How does atomic design work?

  • Categories:

    Creative, Digital

  • Date:

    January 17, 2018

How does atomic design work?

Creative, Digital

About four years ago, a guy named Brad Frost coined the term “atomic design.” If you’re a developer, or if you’ve spent any time around digital design teams, you’ve probably at least heard of it. The approach is gaining popularity as design teams face more complex challenges and as digital ecosystems extend beyond websites. We’ve used it for previous projects, such as this site for Coats Speciality, the world’s leading industrial thread and yarn manufacturer.

But what exactly is atomic design, and how does it work?

What is atomic design?

Since Frost came up with the idea in the first place, I’ll start with the definition he uses:

“Atomic design is a methodology composed of five distinct stages working together to create interface design systems in a more deliberate and hierarchical manner.”

Here are Frost’s descriptions of the five stages that make up atomic design. I like these because they’re clean and easy for everyone to understand, from junior designers and lead developers to stakeholders with little digital experience.

  1. Atoms are the basic building blocks, just like you learned in high school chemistry. Applied to web interfaces, atoms are HTML tags such as form labels, inputs and buttons. Atoms can also be more abstract elements such as color palettes and fonts and even more subtle aspects of an interface such as animations. Together, atoms make a great reference tool, because they provide an across-the-board view of all of your global styles.
  2. Molecules are groups of atoms bonded together, and they’re the smallest fundamental units of a compound. Molecules take on their own properties and serve as the backbone of our design systems. They aren’t too useful on their own, but together they can do some pretty powerful stuff.
  3. Organisms are groups of molecules joined together to create a relatively complex, distinct section of an interface. When we get to this stage, we can see the final interface beginning to take shape. Organisms can consist of similar and/or different types of molecules. For example, a masthead organism may contain diverse components such as a logo, primary navigation, a search form and social media icons. But a product grid organism may contain the same molecule (maybe with a product image, product title and price) repeated over and over again.
  4. Templates consist mostly of groups of organisms stitched together to form pages. When we get to this stage, we can start to see our design system coming together and our layout in action. Templates are concrete, and they provide context for all of those relatively abstract molecules and organisms. The design can evolve from wireframes to visual design comps and/or prototypes.
  5. Pages are specific instances of templates with actual content. This stage has the highest level of fidelity, and it’s essential. This is our chance to test our design system’s effectiveness. Viewing everything in context allows us to loop back to modify our molecules, organisms and templates to better address the real context of the design. Here, we can also test variations in templates.

How does atomic design benefit digital teams, site owners and end users?

Atomic design is our preferred approach to designing websites from the ground up because it: 

  • Provides a clear methodology for crafting design systems. Atomic design makes it easy to create a style guide. It removes the guesswork without killing creativity. It’s a mix-and-match model that gives digital designers and developers a menu of content assets, meaning they don’t have to start from square one every time.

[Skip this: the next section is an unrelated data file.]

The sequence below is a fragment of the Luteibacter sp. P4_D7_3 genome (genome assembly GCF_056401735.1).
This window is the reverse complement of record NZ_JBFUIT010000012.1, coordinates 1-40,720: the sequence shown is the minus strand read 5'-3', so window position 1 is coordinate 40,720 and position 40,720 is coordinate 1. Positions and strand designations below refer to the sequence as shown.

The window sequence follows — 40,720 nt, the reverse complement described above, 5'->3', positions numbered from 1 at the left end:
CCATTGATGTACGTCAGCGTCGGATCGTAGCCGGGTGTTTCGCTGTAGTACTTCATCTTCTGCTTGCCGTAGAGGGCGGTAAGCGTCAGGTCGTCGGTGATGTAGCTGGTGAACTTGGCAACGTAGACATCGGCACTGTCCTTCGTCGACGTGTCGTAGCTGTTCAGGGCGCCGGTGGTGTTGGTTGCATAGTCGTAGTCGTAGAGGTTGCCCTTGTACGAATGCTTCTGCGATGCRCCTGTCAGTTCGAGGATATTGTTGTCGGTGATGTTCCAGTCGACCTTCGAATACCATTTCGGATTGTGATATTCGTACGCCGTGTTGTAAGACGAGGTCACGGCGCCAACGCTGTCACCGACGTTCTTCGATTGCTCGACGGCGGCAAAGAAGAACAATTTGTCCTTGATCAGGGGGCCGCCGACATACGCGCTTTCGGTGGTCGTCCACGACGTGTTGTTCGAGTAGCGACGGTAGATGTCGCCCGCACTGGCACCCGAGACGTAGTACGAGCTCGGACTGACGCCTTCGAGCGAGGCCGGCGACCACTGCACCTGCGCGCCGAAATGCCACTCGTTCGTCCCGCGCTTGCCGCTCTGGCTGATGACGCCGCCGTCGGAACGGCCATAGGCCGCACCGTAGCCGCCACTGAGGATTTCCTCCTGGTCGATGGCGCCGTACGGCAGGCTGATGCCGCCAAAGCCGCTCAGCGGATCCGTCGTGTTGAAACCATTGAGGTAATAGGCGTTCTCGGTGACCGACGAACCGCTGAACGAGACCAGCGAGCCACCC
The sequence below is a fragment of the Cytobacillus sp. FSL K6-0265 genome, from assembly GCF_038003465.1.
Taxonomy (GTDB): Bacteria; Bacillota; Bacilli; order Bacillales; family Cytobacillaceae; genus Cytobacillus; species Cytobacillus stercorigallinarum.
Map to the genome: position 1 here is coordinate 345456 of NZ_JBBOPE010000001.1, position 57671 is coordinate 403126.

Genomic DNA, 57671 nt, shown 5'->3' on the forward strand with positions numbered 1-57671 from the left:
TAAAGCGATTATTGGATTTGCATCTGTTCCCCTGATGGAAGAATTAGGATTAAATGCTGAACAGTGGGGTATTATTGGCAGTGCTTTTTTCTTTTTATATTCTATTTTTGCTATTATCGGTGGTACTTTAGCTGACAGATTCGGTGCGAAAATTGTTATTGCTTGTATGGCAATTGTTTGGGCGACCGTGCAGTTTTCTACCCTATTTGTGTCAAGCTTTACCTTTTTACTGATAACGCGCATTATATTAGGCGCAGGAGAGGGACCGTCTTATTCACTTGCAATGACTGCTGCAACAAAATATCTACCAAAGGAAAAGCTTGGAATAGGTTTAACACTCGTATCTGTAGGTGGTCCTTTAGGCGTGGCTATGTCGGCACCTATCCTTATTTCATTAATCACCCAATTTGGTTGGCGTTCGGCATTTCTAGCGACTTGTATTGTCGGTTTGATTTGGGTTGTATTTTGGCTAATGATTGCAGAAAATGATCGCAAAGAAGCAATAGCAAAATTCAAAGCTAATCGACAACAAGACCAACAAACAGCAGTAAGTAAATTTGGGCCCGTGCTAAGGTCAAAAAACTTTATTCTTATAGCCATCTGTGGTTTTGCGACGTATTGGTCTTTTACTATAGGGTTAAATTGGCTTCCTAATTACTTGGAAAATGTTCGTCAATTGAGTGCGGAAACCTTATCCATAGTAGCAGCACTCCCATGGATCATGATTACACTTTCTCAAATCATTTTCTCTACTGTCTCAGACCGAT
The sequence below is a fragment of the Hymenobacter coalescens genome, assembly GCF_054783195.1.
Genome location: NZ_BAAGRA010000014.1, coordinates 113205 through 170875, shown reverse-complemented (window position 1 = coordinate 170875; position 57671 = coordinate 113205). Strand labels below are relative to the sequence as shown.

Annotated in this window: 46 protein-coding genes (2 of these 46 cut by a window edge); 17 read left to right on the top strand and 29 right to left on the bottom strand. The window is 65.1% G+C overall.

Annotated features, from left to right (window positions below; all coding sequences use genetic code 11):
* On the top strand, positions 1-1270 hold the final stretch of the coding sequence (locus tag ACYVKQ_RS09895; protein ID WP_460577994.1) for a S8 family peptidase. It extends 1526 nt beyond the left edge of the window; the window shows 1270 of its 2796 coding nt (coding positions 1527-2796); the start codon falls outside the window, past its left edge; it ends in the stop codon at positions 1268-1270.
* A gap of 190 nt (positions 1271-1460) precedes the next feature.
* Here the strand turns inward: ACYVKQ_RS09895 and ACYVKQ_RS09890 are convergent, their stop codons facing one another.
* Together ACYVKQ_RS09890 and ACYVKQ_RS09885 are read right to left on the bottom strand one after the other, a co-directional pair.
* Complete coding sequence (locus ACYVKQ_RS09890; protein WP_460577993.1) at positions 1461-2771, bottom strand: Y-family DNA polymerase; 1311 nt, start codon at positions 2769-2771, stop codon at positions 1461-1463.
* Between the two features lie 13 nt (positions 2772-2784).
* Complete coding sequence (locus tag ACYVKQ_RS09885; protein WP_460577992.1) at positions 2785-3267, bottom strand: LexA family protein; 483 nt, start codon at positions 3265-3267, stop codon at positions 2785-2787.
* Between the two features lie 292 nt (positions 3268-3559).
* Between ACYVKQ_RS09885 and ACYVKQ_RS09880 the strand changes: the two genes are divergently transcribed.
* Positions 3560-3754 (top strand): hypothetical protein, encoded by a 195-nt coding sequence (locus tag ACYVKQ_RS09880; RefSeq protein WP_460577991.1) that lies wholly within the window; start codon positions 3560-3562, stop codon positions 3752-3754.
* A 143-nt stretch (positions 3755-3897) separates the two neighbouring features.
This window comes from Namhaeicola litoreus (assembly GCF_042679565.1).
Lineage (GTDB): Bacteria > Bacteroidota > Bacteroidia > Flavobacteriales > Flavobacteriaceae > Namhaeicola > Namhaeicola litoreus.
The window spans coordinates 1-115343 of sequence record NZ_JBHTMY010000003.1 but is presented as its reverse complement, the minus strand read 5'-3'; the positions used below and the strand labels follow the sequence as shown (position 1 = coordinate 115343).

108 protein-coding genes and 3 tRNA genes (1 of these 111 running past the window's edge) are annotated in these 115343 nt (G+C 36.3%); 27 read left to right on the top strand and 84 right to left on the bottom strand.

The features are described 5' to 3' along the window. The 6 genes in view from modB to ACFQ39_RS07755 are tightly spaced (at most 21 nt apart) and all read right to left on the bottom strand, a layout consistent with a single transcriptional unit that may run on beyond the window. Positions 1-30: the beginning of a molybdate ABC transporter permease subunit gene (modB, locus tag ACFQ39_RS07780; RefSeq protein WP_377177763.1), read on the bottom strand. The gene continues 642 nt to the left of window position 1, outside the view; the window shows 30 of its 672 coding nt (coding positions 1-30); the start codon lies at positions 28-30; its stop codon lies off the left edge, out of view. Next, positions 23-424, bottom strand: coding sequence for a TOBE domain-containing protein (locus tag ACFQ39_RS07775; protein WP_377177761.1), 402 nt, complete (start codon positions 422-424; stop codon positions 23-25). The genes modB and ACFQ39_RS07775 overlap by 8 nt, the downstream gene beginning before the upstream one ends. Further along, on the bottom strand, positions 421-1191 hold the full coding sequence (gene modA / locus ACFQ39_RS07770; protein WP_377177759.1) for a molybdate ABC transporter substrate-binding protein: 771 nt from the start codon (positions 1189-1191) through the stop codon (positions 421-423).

• Makes development more efficient, faster and more effective. Atomic design and consistent code go hand in hand. Remember, using atoms as the building blocks for site creation is the basic idea behind atomic design. This makes it less likely that a developer will create many atoms for a similar thing. Instead, they can simply look through a list of existing atoms and tweak them to create whole new atoms. Atomic design also helps prevent duplicate tasks. That’s because it’s easy for us to see which components are being used for different parts of the site, meaning we’re less likely to write duplicate code. Finally, atomic design allows for easier and faster prototyping. Having a list of atoms before we start creating the site means we can mock up pages easily and quickly. All we have to do is pick and combine the required elements for a page, then customize and refine the mock-up for the final site.
  • Keeps everyone on the same page. Just like writers each have their own voice, designers each have their own style. But atomic design consolidates everything so that we’re all speaking the same language. It doesn’t kill creativity. It just means that even if the lead designer is unavailable, anyone can easily step in and execute what’s needed without missing a beat.
  • Allows site owners to maintain consistency and performance as their website evolves or as new properties are created. Atomic design makes it easy to refine, add or remove content and features. Websites should be fluid — they’re never really “done.” But it’s a lot easier to make changes throughout the life cycle of a website if you use the right building blocks in the first place. Atomic design allows teams to simply swap out one atom, molecule or organism at a time and even apply those tweaks across the site, instead of doing a major overhaul. Plus, if a component of the site is underperforming, we can address it without touching the rest of the design system. Maintenance is not only cheaper and faster, but it also yields a more effective end product.

Atomic design doesn’t just make life easier for design teams and stakeholders — it makes sites better. And that’s a goal worth working toward, no matter how the landscape continues to change.